Just as you can’t rely on bank account details in external emails from clients and others, it is also risky to rely on payment directions in emails from people within your office without phone verification. A matter recently reported to LPLC highlights the risks in relying solely on emails, particularly in today’s increasingly remote working environment.
The firm was administering a deceased estate and had funds in trust for distribution to beneficiaries.
Unbeknown to the firm, one of its email accounts had been infiltrated by cyber criminals who intercepted email communications between the practitioner and client. They sent bogus emails to the practitioner (from an email address with a minor spelling variation to the client’s email address) substituting their own bank account details to fraudulently redirect payment of the funds.
The firm was aware of cybercrime risks and had implemented various measures to warn clients of the dangers in transmitting bank account details by email, including a policy of calling clients to confirm bank account details that were sent via email.
In this case the cyber criminals also sent a fraudulent internal email purportedly from the practitioner to the accounts manager in the firm requesting the estate money be transferred, and stating that the practitioner had spoken to the client and confirmed the bank account details.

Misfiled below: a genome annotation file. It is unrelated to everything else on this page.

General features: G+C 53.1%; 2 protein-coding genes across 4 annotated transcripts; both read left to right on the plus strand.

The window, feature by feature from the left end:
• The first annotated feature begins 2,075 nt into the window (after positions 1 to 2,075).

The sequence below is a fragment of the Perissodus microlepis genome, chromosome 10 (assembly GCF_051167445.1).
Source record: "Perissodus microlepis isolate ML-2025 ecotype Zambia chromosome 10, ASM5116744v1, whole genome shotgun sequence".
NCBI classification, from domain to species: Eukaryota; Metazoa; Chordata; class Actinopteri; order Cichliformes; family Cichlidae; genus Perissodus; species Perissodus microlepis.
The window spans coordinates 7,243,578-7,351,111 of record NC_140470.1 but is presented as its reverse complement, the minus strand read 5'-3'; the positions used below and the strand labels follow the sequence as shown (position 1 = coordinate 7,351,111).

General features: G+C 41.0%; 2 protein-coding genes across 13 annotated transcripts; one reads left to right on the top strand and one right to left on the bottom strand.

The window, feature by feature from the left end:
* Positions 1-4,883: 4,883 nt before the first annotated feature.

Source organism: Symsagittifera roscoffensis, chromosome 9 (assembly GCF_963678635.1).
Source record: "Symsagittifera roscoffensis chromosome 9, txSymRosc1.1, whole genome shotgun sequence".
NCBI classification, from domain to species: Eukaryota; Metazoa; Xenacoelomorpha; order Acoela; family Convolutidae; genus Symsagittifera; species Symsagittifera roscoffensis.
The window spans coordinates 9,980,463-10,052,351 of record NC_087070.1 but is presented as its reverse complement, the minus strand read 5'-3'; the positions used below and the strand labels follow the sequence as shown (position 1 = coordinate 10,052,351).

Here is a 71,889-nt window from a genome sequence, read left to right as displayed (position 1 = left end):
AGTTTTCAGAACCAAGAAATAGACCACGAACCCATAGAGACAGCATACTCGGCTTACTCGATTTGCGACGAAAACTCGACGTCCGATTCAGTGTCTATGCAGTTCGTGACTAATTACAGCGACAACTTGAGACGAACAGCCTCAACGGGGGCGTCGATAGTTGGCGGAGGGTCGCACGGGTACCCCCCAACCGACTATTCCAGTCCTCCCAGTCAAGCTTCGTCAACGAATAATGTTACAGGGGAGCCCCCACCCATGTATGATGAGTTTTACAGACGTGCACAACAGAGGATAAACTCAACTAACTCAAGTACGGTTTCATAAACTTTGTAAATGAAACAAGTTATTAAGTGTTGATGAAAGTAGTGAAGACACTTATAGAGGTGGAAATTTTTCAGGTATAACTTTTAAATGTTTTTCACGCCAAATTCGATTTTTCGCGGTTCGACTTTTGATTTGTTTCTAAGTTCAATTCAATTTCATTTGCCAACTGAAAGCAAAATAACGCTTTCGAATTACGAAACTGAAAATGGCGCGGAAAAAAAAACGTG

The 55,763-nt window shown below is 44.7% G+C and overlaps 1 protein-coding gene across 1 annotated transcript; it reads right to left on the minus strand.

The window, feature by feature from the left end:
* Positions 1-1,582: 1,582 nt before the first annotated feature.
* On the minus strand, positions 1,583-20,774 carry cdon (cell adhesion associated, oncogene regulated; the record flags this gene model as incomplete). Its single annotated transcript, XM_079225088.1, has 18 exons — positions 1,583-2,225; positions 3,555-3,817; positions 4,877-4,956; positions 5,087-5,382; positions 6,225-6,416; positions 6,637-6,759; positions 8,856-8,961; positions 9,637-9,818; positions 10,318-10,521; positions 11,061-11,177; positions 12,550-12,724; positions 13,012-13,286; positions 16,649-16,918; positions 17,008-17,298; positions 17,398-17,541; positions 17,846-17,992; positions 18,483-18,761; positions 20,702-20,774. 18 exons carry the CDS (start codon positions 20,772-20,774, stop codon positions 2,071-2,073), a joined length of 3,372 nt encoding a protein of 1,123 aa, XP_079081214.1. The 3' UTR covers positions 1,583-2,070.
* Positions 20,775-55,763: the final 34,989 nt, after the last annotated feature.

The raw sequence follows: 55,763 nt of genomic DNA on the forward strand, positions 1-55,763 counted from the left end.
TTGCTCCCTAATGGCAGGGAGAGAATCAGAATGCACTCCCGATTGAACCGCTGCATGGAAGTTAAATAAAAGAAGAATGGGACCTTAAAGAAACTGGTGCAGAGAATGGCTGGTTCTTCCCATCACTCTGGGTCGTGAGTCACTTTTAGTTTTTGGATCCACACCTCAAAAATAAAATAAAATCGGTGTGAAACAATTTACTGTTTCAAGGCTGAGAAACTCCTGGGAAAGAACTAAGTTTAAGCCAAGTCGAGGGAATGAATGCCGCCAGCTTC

In fact, the practitioner hadn’t confirmed the bank details with the client, and although the practitioner had authorised the distribution of estate funds, the money was transferred by the accounts manager into the cyber criminals’ account rather than the client’s account.
The firm’s normal process would have been for the accounts manager to verify the bank account details before making payment. However, in this case the fraudulent internal email tricked the accounts manager into transferring the money without making that phone call, believing the practitioner had already done this. There was no internal phone call or other conversation between the practitioner and accounts manager in relation to the transfer of what was a substantial sum of money. The process was transacted solely on the basis of email communications.
Risk management lessons
Multifactor authentication (MFA) would most likely have prevented the cyber-criminals from getting into the firm’s email system and sending the false emails in the first place. All firms should enable MFA as an additional layer of security for their IT systems.
Importantly, you can’t rely on an email confirmation that verification of bank account details has been done by someone else.
As this case shows, if the cyber-criminals are in your email system changing bank account details they can also be sending false internal emails to your accounts department that bank account details have been confirmed.
LPLC’s risk management advice with all electronic funds transfers to unverified bank accounts is to CALL BEFORE YOU PAY. It is unsafe to rely solely on email directions for EFT payments, whether those directions are coming from a client externally or from someone inside the firm. Undoubtedly this involves extra work and checking, but in today’s business environment the threat of cybercrime is everywhere, particularly where large sums of money are being move around.
Different firms will adopt different internal procedures for authorising and verifying EFT payments. How would your firm’s process for confirming payee bank account details stack up in the context of this scenario?
Take time now to formulate, tighten up and clarify your firm’s policy and procedure for ensuring phone verification of bank details occurs in every case.